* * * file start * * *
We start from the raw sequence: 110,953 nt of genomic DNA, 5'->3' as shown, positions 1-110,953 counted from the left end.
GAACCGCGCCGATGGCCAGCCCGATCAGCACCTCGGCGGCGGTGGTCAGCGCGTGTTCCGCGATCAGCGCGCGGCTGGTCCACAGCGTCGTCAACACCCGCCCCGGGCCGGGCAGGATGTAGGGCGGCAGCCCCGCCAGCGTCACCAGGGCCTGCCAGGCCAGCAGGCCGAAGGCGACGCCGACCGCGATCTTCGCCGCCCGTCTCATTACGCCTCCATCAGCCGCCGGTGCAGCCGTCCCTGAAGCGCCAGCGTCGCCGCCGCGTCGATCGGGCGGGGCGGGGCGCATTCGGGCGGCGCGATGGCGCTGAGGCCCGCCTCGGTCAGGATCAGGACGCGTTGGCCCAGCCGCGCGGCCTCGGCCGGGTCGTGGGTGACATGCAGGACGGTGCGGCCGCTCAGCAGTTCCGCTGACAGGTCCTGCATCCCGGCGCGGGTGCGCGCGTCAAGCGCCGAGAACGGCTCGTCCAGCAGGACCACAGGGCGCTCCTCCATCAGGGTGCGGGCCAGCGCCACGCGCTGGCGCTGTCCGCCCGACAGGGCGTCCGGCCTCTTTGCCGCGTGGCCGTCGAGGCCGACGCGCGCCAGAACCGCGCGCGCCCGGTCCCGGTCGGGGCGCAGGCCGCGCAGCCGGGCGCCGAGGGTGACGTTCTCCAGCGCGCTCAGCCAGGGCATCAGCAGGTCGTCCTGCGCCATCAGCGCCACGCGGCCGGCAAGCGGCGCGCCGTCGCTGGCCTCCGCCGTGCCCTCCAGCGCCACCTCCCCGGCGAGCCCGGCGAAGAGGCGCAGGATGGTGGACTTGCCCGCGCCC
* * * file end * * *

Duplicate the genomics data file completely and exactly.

We start from the raw sequence: 110,953 nt of genomic DNA, 5'->3' as shown, positions 1-110,953 counted from the left end.
GAACCGCGCCGATGGCCAGCCCGATCAGCACCTCGGCGGCGGTGGTCAGCGCGTGTTCCGCGATCAGCGCGCGGCTGGTCCACAGCGTCGTCAACACCCGCCCCGGGCCGGGCAGGATGTAGGGCGGCAGCCCCGCCAGCGTCACCAGGGCCTGCCAGGCCAGCAGGCCGAAGGCGACGCCGACCGCGATCTTCGCCGCCCGTCTCATTACGCCTCCATCAGCCGCCGGTGCAGCCGTCCCTGAAGCGCCAGCGTCGCCGCCGCGTCGATCGGGCGGGGCGGGGCGCATTCGGGCGGCGCGATGGCGCTGAGGCCCGCCTCGGTCAGGATCAGGACGCGTTGGCCCAGCCGCGCGGCCTCGGCCGGGTCGTGGGTGACATGCAGGACGGTGCGGCCGCTCAGCAGTTCCGCTGACAGGTCCTGCATCCCGGCGCGGGTGCGCGCGTCAAGCGCCGAGAACGGCTCGTCCAGCAGGACCACAGGGCGCTCCTCCATCAGGGTGCGGGCCAGCGCCACGCGCTGGCGCTGTCCGCCCGACAGGGCGTCCGGCCTCTTTGCCGCGTGGCCGTCGAGGCCGACGCGCGCCAGAACCGCGCGCGCCCGGTCCCGGTCGGGGCGCAGGCCGCGCAGCCGGGCGCCGAGGGTGACGTTCTCCAGCGCGCTCAGCCAGGGCATCAGCAGGTCGTCCTGCGCCATCAGCGCCACGCGGCCGGCAAGCGGCGCGCCGTCGCTGGCCTCCGCCGTGCCCTCCAGCGCCACCTCCCCGGCGAGCCCGGCGAAGAGGCGCAGGATGGTGGACTTGCCCGCGCCC